Finding Mobility: Women Negotiating Fear and Violence in Mexico City’s Public Transit System


Graglia, Amy Dunckel. 2016. “Finding Mobility: Women Negotiating Fear and Violence in Mexico City’s Public Transit System.” Gender, Place & Culture 23 (5): 624–40. doi:10.1080/0966369X.2015.1034240.


Author: Amy Dunckel Graglia


Feminists have long known that a woman’s confidence, sense of possibility, aspirations, and personal growth depend on their ability to be mobile. Yet gender-based violence and sexual harassment against women commuters greatly limit those freedoms. How then should cities adapt in order increase women’s equal access to mobility? To address this question, this article looks at the case of Mexico City, investigating how women pursue mobility despite hostile and violent conditions that immobilize them. Based on women’s testimonies, comments made on online debate forums, and surveys among women commuters in Mexico City, this article maps the ways women cope with violence and harassment on public transportation. The analysis also pays particular attention to how women’s coping strategies are restructured through state interventions, including women-only transportation. The data reveals that gender-based violence in Mexico City’s public transportation limits women’s mobility and reinforces gender inequality. It also shows, however, that under the right circumstances women-only transportation can be used as a place to create a rights-based movement. The article concludes that Mexico City is an example where women-only transportation has played a role in changing the traditional gender norms which have reinforced violence against women commuters.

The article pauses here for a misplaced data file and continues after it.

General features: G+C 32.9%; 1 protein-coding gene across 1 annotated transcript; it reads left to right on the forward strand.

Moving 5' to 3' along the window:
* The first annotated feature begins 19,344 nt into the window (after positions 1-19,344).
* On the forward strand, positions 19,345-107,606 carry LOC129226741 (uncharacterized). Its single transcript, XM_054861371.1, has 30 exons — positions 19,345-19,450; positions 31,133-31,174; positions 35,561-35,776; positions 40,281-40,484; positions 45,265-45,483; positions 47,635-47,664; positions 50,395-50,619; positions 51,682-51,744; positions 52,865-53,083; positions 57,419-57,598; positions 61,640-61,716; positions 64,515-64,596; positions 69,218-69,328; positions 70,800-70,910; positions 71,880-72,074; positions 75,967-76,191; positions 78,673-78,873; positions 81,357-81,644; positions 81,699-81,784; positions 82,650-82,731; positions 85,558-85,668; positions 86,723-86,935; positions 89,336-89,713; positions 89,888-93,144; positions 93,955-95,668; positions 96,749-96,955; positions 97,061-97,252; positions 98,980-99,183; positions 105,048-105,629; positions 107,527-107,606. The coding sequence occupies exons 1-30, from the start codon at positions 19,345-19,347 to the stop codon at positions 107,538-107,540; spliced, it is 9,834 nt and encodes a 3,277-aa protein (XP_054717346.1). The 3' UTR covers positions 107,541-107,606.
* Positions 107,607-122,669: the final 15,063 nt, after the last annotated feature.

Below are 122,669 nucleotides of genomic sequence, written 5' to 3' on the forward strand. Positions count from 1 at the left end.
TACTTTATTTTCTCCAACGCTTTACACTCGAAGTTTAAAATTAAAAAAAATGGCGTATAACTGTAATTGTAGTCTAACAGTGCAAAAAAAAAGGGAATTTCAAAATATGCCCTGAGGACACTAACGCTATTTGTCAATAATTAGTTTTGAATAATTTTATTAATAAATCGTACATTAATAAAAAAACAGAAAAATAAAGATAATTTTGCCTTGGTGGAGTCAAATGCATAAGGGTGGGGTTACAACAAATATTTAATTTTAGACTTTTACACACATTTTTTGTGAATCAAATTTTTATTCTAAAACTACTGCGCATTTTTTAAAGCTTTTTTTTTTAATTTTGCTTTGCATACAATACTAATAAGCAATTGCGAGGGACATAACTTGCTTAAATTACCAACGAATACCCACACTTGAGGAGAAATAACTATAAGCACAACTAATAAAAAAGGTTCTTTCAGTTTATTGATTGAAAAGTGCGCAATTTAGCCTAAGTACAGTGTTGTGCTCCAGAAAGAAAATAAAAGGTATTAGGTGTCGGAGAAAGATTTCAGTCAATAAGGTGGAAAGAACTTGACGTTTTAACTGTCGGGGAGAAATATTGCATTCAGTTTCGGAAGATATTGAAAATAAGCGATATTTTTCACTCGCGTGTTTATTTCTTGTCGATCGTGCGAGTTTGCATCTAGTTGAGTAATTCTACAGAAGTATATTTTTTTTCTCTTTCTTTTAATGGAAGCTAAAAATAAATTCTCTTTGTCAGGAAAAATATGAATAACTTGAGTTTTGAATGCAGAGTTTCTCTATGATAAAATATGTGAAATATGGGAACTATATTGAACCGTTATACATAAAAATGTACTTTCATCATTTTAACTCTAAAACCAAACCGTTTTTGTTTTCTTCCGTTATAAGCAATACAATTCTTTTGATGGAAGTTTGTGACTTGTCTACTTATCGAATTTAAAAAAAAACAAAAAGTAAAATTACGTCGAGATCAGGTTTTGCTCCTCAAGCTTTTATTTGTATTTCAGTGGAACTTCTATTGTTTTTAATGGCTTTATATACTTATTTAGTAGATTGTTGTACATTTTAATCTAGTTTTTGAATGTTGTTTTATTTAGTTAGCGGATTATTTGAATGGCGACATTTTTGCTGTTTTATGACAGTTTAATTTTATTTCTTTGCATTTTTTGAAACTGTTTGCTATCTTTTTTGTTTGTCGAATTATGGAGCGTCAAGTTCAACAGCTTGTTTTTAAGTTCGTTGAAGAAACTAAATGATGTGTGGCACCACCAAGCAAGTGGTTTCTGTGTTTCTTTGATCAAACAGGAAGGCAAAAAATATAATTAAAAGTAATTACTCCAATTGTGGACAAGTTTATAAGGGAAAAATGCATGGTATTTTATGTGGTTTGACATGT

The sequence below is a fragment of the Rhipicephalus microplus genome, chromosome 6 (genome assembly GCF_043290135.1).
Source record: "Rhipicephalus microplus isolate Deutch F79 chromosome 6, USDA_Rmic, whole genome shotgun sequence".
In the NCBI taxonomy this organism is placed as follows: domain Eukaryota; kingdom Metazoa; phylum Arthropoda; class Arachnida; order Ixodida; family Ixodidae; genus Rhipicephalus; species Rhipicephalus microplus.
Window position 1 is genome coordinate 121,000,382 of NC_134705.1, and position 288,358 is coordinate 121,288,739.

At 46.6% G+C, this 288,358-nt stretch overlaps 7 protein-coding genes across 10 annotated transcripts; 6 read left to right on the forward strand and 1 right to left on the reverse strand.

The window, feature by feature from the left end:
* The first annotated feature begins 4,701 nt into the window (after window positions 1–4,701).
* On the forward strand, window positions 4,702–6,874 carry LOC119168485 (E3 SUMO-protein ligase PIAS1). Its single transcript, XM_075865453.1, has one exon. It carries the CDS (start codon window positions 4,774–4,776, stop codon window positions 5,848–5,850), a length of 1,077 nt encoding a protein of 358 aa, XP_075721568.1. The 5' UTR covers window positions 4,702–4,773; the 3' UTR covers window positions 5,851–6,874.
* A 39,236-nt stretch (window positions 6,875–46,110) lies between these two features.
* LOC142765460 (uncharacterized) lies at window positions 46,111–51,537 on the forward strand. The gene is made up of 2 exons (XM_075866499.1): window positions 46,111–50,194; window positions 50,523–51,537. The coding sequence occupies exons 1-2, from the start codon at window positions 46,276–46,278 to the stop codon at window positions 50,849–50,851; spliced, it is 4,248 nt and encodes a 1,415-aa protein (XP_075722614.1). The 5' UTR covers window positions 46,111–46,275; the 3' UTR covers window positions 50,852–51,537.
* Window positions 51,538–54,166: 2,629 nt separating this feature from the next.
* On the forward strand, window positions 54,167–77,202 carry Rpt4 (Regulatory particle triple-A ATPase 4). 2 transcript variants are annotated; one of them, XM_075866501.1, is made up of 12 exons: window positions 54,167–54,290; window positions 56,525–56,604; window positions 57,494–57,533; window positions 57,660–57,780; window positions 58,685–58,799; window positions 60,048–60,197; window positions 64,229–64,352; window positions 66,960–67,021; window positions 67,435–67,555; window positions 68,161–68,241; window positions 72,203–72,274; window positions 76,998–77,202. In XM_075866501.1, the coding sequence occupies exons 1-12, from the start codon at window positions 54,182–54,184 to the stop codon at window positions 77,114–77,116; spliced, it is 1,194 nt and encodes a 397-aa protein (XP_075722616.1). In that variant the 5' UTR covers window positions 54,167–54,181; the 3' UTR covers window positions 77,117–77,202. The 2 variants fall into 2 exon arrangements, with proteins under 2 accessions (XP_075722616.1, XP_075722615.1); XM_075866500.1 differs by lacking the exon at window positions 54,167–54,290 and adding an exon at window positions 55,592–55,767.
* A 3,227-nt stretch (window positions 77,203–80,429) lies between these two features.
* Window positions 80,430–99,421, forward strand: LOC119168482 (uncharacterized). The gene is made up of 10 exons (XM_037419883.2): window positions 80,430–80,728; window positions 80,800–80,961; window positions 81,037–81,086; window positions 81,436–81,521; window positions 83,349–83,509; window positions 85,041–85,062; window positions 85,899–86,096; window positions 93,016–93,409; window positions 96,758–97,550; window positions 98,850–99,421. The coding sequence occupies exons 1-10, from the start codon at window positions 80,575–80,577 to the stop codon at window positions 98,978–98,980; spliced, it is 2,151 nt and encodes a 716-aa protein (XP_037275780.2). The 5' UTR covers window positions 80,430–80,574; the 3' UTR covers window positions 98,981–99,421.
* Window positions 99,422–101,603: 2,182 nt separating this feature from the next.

Keywords: gender-based violence, public transportation, public policy, coping strategies, gender inequality, women-only transportation

Topics: Feminisms, Gender, Women, Gender-Based Violence, Infrastructure, Transportation Regions: Americas, North America Countries: Mexico

Year: 2016

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